Which is why what she would eventually do next came off as surprising.
As she was teasing what she was working on next over the course of 2021, Charli kept making references to her next project being a “sellout” album. It was her last album with her major record label Atlantic, and she seemed to want to go out with a full blown unapologetic pop album. She made posts joking about selling her soul to her record label, she started talking about being less and less involved with the songwriting process and even went as far as to tweet “rip hyperpop”, seemingly confirming she was walking away from the sound that built her fanbase over the last six years. Obviously this was a risky move - Charli spent years making experimental pop music, this was she was most known for, and right as she’s become the biggest she’s ever been and with the genre she’s practically the face of getting a moment in the sun she decides it’s time to move on? Was “CRASH” in an uphill battle from the start that was doomed from the beginning?
No, obviously not.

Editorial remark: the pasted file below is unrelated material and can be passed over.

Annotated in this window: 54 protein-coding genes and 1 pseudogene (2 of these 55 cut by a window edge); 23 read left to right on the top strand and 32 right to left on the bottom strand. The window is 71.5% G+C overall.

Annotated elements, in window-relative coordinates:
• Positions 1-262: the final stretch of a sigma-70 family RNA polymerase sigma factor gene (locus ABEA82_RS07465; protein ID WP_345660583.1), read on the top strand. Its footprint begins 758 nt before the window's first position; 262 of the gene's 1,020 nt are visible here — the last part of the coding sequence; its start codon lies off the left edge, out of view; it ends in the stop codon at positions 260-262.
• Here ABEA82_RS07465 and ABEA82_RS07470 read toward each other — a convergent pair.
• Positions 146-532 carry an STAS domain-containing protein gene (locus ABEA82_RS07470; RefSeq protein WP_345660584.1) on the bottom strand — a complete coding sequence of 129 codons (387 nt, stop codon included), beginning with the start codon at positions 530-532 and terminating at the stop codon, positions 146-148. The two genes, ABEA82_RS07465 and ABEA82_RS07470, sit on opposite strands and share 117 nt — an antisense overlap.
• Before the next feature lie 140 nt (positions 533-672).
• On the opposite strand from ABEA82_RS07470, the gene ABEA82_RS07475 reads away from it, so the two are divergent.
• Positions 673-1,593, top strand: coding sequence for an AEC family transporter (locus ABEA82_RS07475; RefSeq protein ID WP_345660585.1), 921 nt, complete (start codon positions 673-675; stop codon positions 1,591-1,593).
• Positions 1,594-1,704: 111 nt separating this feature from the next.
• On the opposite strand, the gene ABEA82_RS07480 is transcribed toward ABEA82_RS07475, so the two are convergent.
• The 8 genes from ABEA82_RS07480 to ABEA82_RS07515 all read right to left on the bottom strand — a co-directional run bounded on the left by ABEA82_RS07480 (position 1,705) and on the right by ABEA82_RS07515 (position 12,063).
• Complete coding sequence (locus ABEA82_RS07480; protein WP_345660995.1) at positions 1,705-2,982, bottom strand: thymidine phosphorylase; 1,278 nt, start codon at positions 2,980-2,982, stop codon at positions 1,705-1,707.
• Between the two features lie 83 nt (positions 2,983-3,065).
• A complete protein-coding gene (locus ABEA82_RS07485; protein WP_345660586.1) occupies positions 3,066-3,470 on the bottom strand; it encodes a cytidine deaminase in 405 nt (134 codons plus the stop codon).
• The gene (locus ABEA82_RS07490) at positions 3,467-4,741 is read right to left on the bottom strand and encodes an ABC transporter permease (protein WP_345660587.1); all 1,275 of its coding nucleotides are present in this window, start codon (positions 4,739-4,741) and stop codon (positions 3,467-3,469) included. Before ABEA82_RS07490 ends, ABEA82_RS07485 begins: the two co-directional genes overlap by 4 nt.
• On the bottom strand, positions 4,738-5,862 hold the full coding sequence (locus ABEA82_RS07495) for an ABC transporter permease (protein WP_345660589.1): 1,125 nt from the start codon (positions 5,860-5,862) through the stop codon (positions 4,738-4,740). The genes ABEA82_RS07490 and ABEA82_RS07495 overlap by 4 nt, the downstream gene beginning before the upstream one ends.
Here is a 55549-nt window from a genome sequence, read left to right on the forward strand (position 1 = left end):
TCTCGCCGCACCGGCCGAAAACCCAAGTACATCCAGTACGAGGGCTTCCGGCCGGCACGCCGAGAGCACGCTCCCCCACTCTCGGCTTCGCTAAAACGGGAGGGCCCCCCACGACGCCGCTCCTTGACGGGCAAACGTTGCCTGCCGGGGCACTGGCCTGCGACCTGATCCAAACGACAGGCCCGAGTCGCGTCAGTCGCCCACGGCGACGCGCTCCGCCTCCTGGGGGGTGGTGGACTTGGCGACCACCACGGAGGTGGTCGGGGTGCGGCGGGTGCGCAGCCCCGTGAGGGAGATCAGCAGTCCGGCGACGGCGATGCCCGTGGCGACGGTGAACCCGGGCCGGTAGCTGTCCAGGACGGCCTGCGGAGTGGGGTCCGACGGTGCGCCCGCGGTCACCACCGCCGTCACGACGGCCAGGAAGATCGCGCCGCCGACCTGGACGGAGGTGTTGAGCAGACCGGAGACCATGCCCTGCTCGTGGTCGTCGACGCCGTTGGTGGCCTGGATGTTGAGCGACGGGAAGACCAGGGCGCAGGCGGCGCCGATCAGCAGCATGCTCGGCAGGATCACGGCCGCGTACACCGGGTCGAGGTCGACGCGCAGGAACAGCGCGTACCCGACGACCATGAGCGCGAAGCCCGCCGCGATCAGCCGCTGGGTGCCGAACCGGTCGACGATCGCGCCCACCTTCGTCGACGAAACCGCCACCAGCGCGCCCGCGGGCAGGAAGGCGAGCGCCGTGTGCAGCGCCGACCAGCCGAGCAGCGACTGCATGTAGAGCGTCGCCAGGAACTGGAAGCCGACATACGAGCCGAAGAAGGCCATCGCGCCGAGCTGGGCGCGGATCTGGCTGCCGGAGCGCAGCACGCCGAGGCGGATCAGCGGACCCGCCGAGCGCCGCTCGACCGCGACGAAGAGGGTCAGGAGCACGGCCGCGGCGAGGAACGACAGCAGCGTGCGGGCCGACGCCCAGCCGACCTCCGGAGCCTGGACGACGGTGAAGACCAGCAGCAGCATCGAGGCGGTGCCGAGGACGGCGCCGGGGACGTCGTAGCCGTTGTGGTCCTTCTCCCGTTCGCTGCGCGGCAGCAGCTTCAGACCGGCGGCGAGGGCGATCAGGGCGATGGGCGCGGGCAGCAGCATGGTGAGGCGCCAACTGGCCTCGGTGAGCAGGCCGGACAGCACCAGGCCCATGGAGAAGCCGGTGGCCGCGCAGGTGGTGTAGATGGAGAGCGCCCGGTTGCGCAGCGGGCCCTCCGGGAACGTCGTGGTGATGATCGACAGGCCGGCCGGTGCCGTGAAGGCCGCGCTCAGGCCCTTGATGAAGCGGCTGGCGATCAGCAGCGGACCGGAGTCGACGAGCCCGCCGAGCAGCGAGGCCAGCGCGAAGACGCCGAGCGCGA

Charli had a ton of demos and two whole albums before she got involved with PC Music, and they garnered her a lot of support. She’s written plenty of more straightforward pop songs, for herself and for other artists, that have been fun and irresistible to sing and dance along to, even some of them becoming hits, so we know she has the taste that could make this era work. Obviously it’s a little disappointing to hear that she wasn’t as involved with the songwriting process, but Charli has sung songs that she didn’t write before and they’ve been great. Atlantic was going all in on high budget music videos, televised performances, and big name press to promote the album. Charli had been working on and teasing this record since early 2020 before she even started working on “how i’m feeling now”, referring to it as her “Janet” album. An album that was inspired by the mega pop stardom of Janet Jackson and describing the album as an unapologetic “sellout” gave the impression of a larger than life record, recalling a time when pop albums were massive events, filled with bops that you would have on constant repeat. If the project delivered on those promises, it shouldn’t have mattered that it didn’t have the same sounds and atmospheres that she had been exploring with for more than half a decade - she was ready to do something new. So, now that “CRASH” is out, did it live up to expectations?